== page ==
Super kawaii cleansing oil by Lisa Kohno for Shu
January 26, 2012
As I mentioned in a previous post, the first winner of the Shu Uemura art award was Lisa Kohno, who had the honor of designing the Florescent collection for the company. She also created the illustrations for two Asia-exclusive cleansing oils sold in duty-free shops, one of which I was able to get my hands on through E-bay. Sadly, it was not packaged well and the box was totally crushed by the time it arrived, and very greasy as the oil had leaked from the bottle. I'm a little upset that this is not in museum condition. Nevertheless the bottle and box have some very cute and whimsical pictures.
The box features a smiling, green-haired girl amidst pink bows morphing into butterflies. We've seen the conflation of butterflies and bows before - remember Alexis Mabille's Butterflies Fever palette for Lancôme last spring? I like that her makeup (yellow eye shadow, pink lips and cheeks) echoes the yellow fruits and pink butterflies.
One the bottle, the girl's profile is cleverly cut out so that the oil becomes her green hair, and a sprinkling of hearts is added to the mix.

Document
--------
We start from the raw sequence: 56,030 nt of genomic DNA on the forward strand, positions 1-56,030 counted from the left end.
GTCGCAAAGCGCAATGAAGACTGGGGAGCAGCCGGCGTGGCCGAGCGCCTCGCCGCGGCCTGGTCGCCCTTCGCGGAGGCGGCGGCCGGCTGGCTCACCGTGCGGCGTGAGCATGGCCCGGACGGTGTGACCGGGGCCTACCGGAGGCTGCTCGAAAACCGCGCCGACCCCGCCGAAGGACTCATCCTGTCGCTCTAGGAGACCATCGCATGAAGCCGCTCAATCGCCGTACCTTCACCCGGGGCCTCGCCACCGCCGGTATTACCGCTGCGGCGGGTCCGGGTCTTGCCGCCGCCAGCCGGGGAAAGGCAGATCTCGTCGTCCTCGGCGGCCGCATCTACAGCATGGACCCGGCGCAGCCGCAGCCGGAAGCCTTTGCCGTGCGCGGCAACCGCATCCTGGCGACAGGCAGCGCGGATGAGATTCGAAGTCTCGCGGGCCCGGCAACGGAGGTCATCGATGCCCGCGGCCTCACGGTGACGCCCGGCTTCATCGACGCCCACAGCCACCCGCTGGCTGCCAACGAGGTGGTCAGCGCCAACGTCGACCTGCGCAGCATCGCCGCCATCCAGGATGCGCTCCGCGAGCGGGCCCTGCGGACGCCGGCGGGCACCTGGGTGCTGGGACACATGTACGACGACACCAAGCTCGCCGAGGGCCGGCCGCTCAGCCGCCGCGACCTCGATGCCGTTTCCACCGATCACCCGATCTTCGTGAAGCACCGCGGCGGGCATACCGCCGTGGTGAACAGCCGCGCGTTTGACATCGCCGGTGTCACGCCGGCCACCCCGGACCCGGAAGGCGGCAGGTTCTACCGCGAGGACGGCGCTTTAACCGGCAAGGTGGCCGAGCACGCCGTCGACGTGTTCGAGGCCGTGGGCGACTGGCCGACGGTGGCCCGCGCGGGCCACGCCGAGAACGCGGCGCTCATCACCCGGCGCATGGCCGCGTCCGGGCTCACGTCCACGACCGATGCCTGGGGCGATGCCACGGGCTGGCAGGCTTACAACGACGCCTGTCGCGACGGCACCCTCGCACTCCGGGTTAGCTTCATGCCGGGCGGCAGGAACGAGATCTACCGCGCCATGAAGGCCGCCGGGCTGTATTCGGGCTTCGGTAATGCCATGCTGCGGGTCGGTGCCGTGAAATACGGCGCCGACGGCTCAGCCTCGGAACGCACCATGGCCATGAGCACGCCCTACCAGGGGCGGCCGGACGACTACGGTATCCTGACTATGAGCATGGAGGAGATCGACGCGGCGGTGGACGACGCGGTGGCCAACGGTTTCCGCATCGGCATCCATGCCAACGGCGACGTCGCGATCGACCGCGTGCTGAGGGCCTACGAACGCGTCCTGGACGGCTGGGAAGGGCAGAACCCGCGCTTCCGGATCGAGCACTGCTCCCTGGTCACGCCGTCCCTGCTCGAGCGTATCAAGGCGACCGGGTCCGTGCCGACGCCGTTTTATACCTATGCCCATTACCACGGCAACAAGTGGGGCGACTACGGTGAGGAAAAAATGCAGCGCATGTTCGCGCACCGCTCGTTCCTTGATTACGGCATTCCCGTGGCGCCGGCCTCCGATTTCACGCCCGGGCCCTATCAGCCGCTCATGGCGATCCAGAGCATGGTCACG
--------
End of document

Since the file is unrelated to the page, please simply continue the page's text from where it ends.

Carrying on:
Seems these girls and floating fruit are motifs for Kohno, as this work Eternal Flower (2010) can attest:
Bows are big for her too, as in The Afterlife Was Sparkling, (2010):
I tried to find out the inspiration for her work, but the only English translation I was able to find didn't make a whole lot of sense. From the Bambinart Gallery, which showcased the Eternal Flower exhibition: "Lisa Kohno draws her utopia in her works. Drawing helps her being herself and finding place where she gets peaceful mind in her works. Women appear in her works seem her self-portraits, but actually, they represent transcendent existence with eternity which Kohno adores. The theme for the exhibition is 'eternal flower'. She draws flowers blooming beautifully and eternally, and amorous figures with immortal life as if they are flower personified. These flowers and figures with eternity have beauty, but also come across awe and the image of coldness. That's because being immortal means that they don't belong to this world since every creatures have mortal life. The amorous aura of works indicates that acquiring eternal life is abstinentia even if it's for our hope or peace of mind." Uh, okay. Based on that, my take is that the girls aren't of this earth; they are otherworldly creatures in a utopia filled with flowers and fruits that are forever at their peak. And that's certainly a wonderful, worthy idea to represent.